Nor is Grist a stranger to harsh judgement himself. After quitting to become a full-time poet in 2010, he decided to take a creative writing MA at Goldsmiths College, London. On arrival, one tutor broke it to him that his poetry, as it stood, was simply not good – and that he needed to curb his rhyming habit. Given that he had sacrificed financial stability and a promising career for his vocation, this was crushing news. In retrospect, though, he says such criticism was inadvertently the making of him. "I probably did the MA because I wanted to be a page poet – there's still a perception that having a written collection is the highest point you can reach – but what I learnt is that my poetry is not designed to be read."
But if the spoken word has long been misunderstood as an art form – hovering between poetry, comedy and theatre – that is slowly changing. This is the first year it has merited its own section in the Edinburgh Fringe programme, while performers such as Luke Wright and Kate Tempest have been gathering mainstream followings. Grist, too, has been doing his own bit to popularise the genre, for a while as one half of the spoken-word duo Dead Poets.
Formed with MC Mixy, whom he met at a poetry night in 2008, the odd-couple double act started "as a bit of a social experiment", he says. "We wanted to see if he could be classed as a poet and people would consider me as a rapper." Now the two perform everywhere from schools to clubs, swapping roles and verse styles. "It's about creating new audiences for both art forms."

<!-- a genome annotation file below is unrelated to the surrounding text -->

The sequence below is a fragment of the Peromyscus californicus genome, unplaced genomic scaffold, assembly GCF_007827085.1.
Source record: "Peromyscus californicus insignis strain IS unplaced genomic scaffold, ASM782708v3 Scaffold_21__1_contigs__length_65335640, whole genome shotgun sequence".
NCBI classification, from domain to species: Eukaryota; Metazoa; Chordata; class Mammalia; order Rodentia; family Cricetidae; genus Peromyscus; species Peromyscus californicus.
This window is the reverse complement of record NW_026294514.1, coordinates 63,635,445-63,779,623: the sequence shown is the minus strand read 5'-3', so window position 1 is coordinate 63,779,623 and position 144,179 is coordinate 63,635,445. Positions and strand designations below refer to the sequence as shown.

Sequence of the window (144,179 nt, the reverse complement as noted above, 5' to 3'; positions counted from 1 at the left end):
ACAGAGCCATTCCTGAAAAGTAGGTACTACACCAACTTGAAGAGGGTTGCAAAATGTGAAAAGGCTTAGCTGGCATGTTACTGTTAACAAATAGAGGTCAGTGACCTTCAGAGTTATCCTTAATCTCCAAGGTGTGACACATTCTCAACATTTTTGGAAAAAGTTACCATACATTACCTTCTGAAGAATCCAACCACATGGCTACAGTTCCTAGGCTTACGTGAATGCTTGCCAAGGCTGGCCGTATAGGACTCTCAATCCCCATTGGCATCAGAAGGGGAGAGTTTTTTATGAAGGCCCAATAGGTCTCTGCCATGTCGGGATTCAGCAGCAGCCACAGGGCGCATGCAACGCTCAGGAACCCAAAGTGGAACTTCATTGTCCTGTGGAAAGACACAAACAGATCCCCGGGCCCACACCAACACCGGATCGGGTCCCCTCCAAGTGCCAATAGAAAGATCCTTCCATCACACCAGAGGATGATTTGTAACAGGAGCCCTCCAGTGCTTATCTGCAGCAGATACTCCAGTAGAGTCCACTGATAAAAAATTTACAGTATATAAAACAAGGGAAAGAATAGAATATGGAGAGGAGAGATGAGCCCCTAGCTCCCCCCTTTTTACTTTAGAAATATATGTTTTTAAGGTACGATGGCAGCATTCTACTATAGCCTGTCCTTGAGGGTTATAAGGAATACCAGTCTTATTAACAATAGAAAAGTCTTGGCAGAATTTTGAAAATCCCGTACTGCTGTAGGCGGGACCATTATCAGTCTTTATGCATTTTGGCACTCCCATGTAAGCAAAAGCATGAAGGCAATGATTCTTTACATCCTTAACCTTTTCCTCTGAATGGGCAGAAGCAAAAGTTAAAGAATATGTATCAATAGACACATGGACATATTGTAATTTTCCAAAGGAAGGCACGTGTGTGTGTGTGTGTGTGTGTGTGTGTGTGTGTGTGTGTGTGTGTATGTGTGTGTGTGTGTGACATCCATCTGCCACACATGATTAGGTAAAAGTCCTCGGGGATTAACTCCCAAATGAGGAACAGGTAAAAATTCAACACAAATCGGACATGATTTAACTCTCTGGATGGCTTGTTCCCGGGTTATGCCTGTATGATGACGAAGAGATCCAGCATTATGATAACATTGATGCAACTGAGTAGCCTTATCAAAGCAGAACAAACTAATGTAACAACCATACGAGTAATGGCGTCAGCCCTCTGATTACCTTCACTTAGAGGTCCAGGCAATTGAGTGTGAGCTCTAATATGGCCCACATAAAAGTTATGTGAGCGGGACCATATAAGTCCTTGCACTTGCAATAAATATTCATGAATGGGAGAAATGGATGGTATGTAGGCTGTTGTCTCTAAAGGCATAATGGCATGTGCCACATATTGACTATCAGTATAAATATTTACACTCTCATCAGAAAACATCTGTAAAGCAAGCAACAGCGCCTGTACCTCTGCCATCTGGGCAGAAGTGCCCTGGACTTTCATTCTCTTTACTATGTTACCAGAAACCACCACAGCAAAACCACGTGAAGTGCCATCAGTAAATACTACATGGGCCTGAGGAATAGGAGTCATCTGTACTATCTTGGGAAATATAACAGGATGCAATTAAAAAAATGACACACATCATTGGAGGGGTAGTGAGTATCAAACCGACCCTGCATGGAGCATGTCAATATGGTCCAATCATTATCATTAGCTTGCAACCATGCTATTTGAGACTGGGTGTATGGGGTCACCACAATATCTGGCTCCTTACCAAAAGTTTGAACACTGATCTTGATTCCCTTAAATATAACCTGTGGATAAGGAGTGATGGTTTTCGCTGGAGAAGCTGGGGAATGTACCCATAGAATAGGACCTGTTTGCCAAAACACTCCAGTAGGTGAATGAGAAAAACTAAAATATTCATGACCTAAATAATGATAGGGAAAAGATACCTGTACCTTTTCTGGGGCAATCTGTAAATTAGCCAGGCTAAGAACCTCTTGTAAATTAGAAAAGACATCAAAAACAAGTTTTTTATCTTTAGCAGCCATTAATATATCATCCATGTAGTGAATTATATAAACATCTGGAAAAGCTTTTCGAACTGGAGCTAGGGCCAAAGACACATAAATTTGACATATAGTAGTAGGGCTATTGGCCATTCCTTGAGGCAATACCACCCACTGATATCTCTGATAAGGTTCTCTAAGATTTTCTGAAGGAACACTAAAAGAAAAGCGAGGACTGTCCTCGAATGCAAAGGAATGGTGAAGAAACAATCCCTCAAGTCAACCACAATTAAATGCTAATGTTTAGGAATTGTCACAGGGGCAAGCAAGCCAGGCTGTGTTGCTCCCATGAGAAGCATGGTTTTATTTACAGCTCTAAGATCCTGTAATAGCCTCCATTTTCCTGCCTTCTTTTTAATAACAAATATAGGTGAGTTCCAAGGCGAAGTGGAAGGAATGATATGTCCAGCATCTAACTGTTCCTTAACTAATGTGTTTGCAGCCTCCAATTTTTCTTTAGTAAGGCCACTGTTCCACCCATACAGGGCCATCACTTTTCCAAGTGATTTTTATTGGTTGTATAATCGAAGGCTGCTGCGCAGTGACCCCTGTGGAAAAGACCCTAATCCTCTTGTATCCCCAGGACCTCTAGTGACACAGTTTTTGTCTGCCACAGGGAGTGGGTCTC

And so back to that November night. In the final section of Rogue Teacher, Grist deals with the uneasiness he felt over his performance, relaying an apology he sent to his opponent's slighted mum. But if that provides the show with a nice, redemptive climax, Grist's off-stage take on the matter is rather more ambivalent. "I still ultimately don't really regret anything I've done," he says, adding later that, if anything, "the production leans on the whole thing of Mrs Green a bit too much … it wasn't her battle, and I thought [bringing her into it] was disrespectful, but as far as the creativity of it all goes, I was fine with that." (And her response? "She's a wicked woman … I think she finds the whole thing funny and unusual.")
More worrying for him was the reaction of the pupils at his old place of work, who started chanting some of the ruder lyrics back at him when he returned to film a spot for Channel 4 News. "I just thought, oh, hang on ... as a teacher, I have to restrict myself."
Similarly, while he has subsequently pledged to watch his words, he adamantly refuses to criticise other rap-battlers for their linguistic choices, misogynistic or otherwise.
"There is a real debate about what is offensive going on within battling, but, as is often best in the classroom, if people are allowed to work things out for themselves, it's more of a lasting lesson than condemning them." That stance might seem mealy-mouthed were it not central to Grist's fervently non-judgemental ethos: "As a teacher, your students may write or say things that you don't think are morally correct but you don't judge them for that, you focus on the creative side."
Those hoping to see Grist in combat should get in quickly: he thinks he may have only five or six battles left in him. And with TV and film projects mooted, as well as an audio book and teen novel in the works, he may yet transcend his 17 minutes 12 seconds of fame. But before he retires from the ring, there's one person he would dearly like to teach a lesson. "If I could battle anyone it would be Michael Gove – he is making [teaching] feel as much like punching yourself in the face as he can." Over to you, Mikey.
'Mark Grist: Rogue Teacher' is at the Underbelly, Cowgate, Edinburgh (0844 545 8252) to 26 Aug